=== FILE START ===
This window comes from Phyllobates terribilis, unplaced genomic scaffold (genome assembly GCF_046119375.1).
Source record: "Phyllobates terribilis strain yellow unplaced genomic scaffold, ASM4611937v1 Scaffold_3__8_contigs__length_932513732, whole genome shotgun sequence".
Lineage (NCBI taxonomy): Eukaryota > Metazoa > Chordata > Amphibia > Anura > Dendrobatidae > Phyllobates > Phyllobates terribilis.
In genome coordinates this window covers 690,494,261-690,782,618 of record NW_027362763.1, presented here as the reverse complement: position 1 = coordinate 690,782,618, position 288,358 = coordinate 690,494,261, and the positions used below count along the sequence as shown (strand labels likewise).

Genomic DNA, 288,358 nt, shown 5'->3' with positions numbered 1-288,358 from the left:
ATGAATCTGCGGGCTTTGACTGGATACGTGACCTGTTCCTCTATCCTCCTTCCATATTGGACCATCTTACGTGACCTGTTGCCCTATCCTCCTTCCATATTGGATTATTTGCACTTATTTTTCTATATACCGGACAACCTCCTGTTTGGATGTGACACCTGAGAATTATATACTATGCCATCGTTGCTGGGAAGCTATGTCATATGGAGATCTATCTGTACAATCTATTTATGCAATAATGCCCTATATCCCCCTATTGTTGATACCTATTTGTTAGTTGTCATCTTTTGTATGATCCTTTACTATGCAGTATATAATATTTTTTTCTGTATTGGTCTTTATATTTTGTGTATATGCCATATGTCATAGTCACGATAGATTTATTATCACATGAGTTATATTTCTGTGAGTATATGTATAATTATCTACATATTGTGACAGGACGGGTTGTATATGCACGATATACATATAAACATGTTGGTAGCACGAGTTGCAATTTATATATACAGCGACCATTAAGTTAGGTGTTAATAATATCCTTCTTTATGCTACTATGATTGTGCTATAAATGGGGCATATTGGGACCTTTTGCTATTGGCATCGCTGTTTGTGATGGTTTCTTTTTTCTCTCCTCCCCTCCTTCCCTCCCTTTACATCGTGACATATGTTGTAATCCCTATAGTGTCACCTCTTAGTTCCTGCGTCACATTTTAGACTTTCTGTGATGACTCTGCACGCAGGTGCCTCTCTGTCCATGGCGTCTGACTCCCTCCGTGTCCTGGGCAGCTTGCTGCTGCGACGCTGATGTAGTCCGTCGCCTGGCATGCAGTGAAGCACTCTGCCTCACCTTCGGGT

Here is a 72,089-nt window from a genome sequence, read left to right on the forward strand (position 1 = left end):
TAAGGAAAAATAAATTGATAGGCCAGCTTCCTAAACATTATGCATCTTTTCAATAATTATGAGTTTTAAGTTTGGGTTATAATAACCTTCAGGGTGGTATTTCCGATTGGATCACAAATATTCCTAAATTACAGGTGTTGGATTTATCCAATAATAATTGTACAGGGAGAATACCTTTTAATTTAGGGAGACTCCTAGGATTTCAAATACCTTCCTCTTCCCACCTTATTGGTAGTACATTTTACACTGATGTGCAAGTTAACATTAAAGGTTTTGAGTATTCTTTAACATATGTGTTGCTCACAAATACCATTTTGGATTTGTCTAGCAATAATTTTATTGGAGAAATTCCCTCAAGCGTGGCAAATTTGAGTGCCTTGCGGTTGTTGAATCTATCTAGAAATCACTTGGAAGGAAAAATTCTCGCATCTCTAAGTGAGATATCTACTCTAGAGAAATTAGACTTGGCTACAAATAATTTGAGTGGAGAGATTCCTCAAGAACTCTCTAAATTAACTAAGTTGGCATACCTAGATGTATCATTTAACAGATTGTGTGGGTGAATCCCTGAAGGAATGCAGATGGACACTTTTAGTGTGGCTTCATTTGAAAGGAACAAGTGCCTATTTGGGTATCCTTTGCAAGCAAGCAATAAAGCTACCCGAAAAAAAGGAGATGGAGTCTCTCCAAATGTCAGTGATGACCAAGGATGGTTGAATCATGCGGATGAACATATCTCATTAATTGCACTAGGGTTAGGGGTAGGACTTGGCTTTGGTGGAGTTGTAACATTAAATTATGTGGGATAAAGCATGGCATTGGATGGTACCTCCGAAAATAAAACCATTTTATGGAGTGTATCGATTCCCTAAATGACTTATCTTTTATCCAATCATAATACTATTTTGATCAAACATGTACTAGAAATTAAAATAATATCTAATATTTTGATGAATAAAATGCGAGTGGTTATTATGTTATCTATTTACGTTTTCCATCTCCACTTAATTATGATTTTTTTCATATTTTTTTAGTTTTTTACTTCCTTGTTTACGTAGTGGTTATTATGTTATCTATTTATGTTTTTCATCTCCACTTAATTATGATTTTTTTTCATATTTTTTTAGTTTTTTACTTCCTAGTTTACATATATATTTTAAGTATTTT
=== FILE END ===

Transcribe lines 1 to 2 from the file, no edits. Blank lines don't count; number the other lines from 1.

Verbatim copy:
This window comes from Phyllobates terribilis, unplaced genomic scaffold (genome assembly GCF_046119375.1).
Source record: "Phyllobates terribilis strain yellow unplaced genomic scaffold, ASM4611937v1 Scaffold_3__8_contigs__length_932513732, whole genome shotgun sequence".